Juab County Information for Students
View this as a printable pdf document (40K)
Juab County sometimes called the "Key" County, is located in West-Central Utah and extends westward from the mountains of the Uinta National Forest, near the center of the state, to the arid desert lands on the Nevada border. At its narrowest point, Juab County is 125 miles long and 25 miles wide. It covers an area of 3,412 square miles.
Juab Countys elevations range from 4,285 feet at Fish Springs in west Juab County to Ibapah Peak of the Deep Creek Range which stands at 12, 087 feet, in the west desert near the Nevada border. Mt. Nebo, in the Wasatch Mountain Range, reaches 11,928 feet in east Juab County. The two mountain peaks are jointed by Rich green valleys containing fertile farmlands and vast desert lands with acres of free moving sand dunes.
Utahs four-season climate is stimulating and healthy. The states altitude ranges from a low 2,200 feet in Washington County to more than 13,500 feet in the high Uintas. Snow frequently accumulates to depths of 10 feet or more at some Wasatch Mountain ski resorts. Because of the states inland location, Utahs snow is unusually dry and fluffy and is acclaimed by many skiers as the worlds greatest powder snow. Like the state of Utah, Juab County enjoys beautiful seasonal weather, the average July temperature is 76.1 degrees Fahrenheit and average January temperature is 29.2 degrees. Juab County receives an average of 13.5 inches of precipitation annually, with March being the wettest month. Juab Countys growing season averages 155 days.
CITIES AND TOWNS
Juab Countys largest city is Nephi, the county seat, with a population of 4,000. Other major communities in Juab County are Mona and Eureka north of Nephi and Levan to the south. Many smaller towns exist throughout Juab County; they are Callao, Trout Creek and Fish Springs in the west desert; Mills in the southeast part of the county; and Tintic, Mammoth and Silver City all located near Eureka. Juab Countys total population is 6,800.
ORIGIN OF COUNTY NAME
The word "Juab" is of Ute Indian origin and signifies flat or level. It is reported that it was originally spelled "Yoab", and that the Indians probably appropriated it from the Spaniards. As Juab County has been named nearly two years before the arrival of the first settlers, it is improbable that it was named after a friendly Indian who lived on the Salt Creek, as usually reported. It is more probable that the name was selected as descriptive of the flat terrain of most of the county.
HISTORY OF JUAB COUNTY
Juab County lies within the Great Basin drainage area which is characterized by north south tending fault block ranges. The mountains reach heights in excess of 12,000 feet and intervening valleys average 4000 to 6000 feet above sea level. Average annual rainfall in the county varies from 3 to 14 inches. Within the predominately arid region lie abundant mineral resources. Although lacking in natural water resources, the generally favorable environmental and climatic conditions, mineral resources, and central location of the region were significant factors in the early human occupation, settlement and subsequent economic development of Juab County.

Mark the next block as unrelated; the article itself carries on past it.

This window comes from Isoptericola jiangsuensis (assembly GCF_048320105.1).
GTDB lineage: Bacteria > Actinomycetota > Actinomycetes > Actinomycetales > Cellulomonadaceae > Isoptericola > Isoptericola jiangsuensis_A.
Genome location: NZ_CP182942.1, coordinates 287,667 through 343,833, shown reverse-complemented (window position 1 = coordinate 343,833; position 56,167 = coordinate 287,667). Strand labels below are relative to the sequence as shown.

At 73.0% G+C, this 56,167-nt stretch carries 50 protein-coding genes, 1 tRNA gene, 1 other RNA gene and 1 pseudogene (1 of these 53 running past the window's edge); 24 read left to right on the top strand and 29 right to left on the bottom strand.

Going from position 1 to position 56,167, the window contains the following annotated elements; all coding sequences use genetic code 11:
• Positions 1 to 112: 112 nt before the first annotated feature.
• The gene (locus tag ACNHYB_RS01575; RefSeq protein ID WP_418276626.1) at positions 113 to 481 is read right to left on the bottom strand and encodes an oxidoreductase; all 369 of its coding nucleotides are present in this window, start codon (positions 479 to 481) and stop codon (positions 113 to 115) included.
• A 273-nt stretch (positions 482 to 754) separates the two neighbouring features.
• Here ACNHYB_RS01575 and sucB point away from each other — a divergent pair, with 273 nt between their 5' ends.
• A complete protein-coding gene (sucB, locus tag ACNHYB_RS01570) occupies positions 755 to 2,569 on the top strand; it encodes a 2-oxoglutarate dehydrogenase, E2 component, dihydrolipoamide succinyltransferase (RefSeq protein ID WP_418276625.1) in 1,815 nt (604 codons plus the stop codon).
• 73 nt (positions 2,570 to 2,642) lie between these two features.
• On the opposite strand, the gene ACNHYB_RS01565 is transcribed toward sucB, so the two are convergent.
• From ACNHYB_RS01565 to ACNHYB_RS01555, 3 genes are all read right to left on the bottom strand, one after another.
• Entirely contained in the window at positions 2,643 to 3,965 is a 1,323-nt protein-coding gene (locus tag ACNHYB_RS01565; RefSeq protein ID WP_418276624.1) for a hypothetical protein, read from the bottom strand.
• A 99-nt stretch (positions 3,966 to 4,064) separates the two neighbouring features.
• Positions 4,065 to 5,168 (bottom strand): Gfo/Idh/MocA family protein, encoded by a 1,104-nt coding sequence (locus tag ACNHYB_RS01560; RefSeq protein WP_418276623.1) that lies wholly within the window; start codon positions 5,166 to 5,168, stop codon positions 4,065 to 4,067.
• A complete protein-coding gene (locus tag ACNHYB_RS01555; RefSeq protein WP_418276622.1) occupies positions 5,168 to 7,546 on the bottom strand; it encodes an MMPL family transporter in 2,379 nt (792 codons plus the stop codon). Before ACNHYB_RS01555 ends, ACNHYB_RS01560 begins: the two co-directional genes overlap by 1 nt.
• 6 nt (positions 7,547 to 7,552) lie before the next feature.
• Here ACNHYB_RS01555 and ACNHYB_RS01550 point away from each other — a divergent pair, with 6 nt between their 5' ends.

B 500 A.D., a recognizably-district culture had emerged, referred to as the Fremont. Although the precise origin of the Fremont are not well-defined, it seems likely that the native people and their culture evolved from other native tribes in the Great Basin area, such as the Anasazi who migrated northward from the Canyonlands area; or those moving west from the central plains. Archaeological evidence exists for multiple theories. The most compelling hypothesis is that the existing people adopted some of the southern Anasazi agricultural strategies (such as planting, ceramics, and the bow and arrow), thereby moving out of their total dependence on a hunter/gatherer lifestyle. Significant remains of the Fremont culture exist in the Nephi Mounds (about 2 miles north of Nephi) which have been placed on the national register of historic sites.
The disappearance of the Fremont culture is as controversial as its origins. Some say that people moved south during the Great Drought of the 13th century. Others maintain that they were assimilated by the encroaching Shoshone Tribes. In multiple locales, there is no apparent time lag between the disappearance of Fremont pottery and the appearance of Shoshone and Paiute ceramics, both occurring around 1150 A.D.